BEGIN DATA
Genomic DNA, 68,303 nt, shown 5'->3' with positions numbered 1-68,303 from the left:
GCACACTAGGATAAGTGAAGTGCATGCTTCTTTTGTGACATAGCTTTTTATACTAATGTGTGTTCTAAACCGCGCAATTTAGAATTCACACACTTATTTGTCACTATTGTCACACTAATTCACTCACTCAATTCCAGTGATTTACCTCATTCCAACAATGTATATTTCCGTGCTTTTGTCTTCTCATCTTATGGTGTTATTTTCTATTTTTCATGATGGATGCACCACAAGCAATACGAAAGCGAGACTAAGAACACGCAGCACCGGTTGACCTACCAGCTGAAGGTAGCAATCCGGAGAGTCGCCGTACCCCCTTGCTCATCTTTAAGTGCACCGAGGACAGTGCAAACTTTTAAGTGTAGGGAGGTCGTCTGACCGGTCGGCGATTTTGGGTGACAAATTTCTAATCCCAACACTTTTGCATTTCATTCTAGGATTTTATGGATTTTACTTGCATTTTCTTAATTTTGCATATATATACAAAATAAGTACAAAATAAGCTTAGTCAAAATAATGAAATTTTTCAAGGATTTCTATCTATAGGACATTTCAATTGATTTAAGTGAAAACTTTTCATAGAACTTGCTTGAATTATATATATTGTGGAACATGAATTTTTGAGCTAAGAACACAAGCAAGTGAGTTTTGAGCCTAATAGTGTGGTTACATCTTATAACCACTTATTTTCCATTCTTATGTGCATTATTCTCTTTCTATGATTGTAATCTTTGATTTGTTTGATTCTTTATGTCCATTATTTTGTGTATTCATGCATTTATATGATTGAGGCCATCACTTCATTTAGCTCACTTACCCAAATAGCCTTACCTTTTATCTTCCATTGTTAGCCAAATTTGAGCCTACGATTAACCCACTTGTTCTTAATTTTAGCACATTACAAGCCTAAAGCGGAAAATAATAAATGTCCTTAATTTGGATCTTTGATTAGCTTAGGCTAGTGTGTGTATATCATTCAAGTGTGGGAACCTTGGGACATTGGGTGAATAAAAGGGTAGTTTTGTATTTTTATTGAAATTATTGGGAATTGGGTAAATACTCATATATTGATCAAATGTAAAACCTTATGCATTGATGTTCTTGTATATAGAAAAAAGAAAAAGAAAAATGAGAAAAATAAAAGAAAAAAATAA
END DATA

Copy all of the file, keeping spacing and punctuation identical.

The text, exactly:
Genomic DNA, 68,303 nt, shown 5'->3' with positions numbered 1-68,303 from the left:
GCACACTAGGATAAGTGAAGTGCATGCTTCTTTTGTGACATAGCTTTTTATACTAATGTGTGTTCTAAACCGCGCAATTTAGAATTCACACACTTATTTGTCACTATTGTCACACTAATTCACTCACTCAATTCCAGTGATTTACCTCATTCCAACAATGTATATTTCCGTGCTTTTGTCTTCTCATCTTATGGTGTTATTTTCTATTTTTCATGATGGATGCACCACAAGCAATACGAAAGCGAGACTAAGAACACGCAGCACCGGTTGACCTACCAGCTGAAGGTAGCAATCCGGAGAGTCGCCGTACCCCCTTGCTCATCTTTAAGTGCACCGAGGACAGTGCAAACTTTTAAGTGTAGGGAGGTCGTCTGACCGGTCGGCGATTTTGGGTGACAAATTTCTAATCCCAACACTTTTGCATTTCATTCTAGGATTTTATGGATTTTACTTGCATTTTCTTAATTTTGCATATATATACAAAATAAGTACAAAATAAGCTTAGTCAAAATAATGAAATTTTTCAAGGATTTCTATCTATAGGACATTTCAATTGATTTAAGTGAAAACTTTTCATAGAACTTGCTTGAATTATATATATTGTGGAACATGAATTTTTGAGCTAAGAACACAAGCAAGTGAGTTTTGAGCCTAATAGTGTGGTTACATCTTATAACCACTTATTTTCCATTCTTATGTGCATTATTCTCTTTCTATGATTGTAATCTTTGATTTGTTTGATTCTTTATGTCCATTATTTTGTGTATTCATGCATTTATATGATTGAGGCCATCACTTCATTTAGCTCACTTACCCAAATAGCCTTACCTTTTATCTTCCATTGTTAGCCAAATTTGAGCCTACGATTAACCCACTTGTTCTTAATTTTAGCACATTACAAGCCTAAAGCGGAAAATAATAAATGTCCTTAATTTGGATCTTTGATTAGCTTAGGCTAGTGTGTGTATATCATTCAAGTGTGGGAACCTTGGGACATTGGGTGAATAAAAGGGTAGTTTTGTATTTTTATTGAAATTATTGGGAATTGGGTAAATACTCATATATTGATCAAATGTAAAACCTTATGCATTGATGTTCTTGTATATAGAAAAAAGAAAAAGAAAAATGAGAAAAATAAAAGAAAAAAATAA